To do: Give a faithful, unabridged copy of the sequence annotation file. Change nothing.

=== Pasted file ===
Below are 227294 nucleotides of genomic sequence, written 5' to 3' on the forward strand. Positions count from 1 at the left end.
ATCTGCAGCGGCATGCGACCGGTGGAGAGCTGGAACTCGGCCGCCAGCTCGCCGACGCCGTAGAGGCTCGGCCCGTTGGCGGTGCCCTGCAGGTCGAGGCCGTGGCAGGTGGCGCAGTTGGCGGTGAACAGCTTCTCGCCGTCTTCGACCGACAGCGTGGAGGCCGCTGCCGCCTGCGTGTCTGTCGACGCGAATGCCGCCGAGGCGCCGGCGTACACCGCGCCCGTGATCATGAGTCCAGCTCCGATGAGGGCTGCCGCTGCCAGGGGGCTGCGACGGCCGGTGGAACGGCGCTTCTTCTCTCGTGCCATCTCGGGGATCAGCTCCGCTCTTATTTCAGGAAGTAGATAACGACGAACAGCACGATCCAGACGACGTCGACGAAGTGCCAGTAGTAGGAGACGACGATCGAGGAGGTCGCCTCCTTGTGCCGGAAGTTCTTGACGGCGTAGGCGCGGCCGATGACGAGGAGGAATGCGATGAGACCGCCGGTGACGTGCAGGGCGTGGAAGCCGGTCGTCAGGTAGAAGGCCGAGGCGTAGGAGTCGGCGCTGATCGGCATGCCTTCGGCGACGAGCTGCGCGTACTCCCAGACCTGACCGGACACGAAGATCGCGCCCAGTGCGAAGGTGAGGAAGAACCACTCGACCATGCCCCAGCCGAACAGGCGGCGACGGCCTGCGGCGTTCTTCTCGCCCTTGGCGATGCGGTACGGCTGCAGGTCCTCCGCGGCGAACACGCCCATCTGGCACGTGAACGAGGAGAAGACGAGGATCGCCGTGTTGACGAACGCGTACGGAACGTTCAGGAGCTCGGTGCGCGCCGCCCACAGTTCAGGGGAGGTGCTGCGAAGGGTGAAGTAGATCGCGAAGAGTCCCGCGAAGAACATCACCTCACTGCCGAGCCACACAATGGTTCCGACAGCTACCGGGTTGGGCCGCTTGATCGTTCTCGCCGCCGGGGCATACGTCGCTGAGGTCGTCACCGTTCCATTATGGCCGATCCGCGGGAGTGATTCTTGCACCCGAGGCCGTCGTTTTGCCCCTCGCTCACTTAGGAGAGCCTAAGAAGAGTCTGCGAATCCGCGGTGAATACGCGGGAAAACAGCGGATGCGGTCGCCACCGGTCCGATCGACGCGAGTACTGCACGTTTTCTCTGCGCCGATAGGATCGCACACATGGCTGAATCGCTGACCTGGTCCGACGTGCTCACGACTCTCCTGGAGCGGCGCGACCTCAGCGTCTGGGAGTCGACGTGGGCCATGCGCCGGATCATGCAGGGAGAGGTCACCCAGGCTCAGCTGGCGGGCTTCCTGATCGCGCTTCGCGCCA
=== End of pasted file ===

Below are 227294 nucleotides of genomic sequence, written 5' to 3' on the forward strand. Positions count from 1 at the left end.
ATCTGCAGCGGCATGCGACCGGTGGAGAGCTGGAACTCGGCCGCCAGCTCGCCGACGCCGTAGAGGCTCGGCCCGTTGGCGGTGCCCTGCAGGTCGAGGCCGTGGCAGGTGGCGCAGTTGGCGGTGAACAGCTTCTCGCCGTCTTCGACCGACAGCGTGGAGGCCGCTGCCGCCTGCGTGTCTGTCGACGCGAATGCCGCCGAGGCGCCGGCGTACACCGCGCCCGTGATCATGAGTCCAGCTCCGATGAGGGCTGCCGCTGCCAGGGGGCTGCGACGGCCGGTGGAACGGCGCTTCTTCTCTCGTGCCATCTCGGGGATCAGCTCCGCTCTTATTTCAGGAAGTAGATAACGACGAACAGCACGATCCAGACGACGTCGACGAAGTGCCAGTAGTAGGAGACGACGATCGAGGAGGTCGCCTCCTTGTGCCGGAAGTTCTTGACGGCGTAGGCGCGGCCGATGACGAGGAGGAATGCGATGAGACCGCCGGTGACGTGCAGGGCGTGGAAGCCGGTCGTCAGGTAGAAGGCCGAGGCGTAGGAGTCGGCGCTGATCGGCATGCCTTCGGCGACGAGCTGCGCGTACTCCCAGACCTGACCGGACACGAAGATCGCGCCCAGTGCGAAGGTGAGGAAGAACCACTCGACCATGCCCCAGCCGAACAGGCGGCGACGGCCTGCGGCGTTCTTCTCGCCCTTGGCGATGCGGTACGGCTGCAGGTCCTCCGCGGCGAACACGCCCATCTGGCACGTGAACGAGGAGAAGACGAGGATCGCCGTGTTGACGAACGCGTACGGAACGTTCAGGAGCTCGGTGCGCGCCGCCCACAGTTCAGGGGAGGTGCTGCGAAGGGTGAAGTAGATCGCGAAGAGTCCCGCGAAGAACATCACCTCACTGCCGAGCCACACAATGGTTCCGACAGCTACCGGGTTGGGCCGCTTGATCGTTCTCGCCGCCGGGGCATACGTCGCTGAGGTCGTCACCGTTCCATTATGGCCGATCCGCGGGAGTGATTCTTGCACCCGAGGCCGTCGTTTTGCCCCTCGCTCACTTAGGAGAGCCTAAGAAGAGTCTGCGAATCCGCGGTGAATACGCGGGAAAACAGCGGATGCGGTCGCCACCGGTCCGATCGACGCGAGTACTGCACGTTTTCTCTGCGCCGATAGGATCGCACACATGGCTGAATCGCTGACCTGGTCCGACGTGCTCACGACTCTCCTGGAGCGGCGCGACCTCAGCGTCTGGGAGTCGACGTGGGCCATGCGCCGGATCATGCAGGGAGAGGTCACCCAGGCTCAGCTGGCGGGCTTCCTGATCGCGCTTCGCGCCA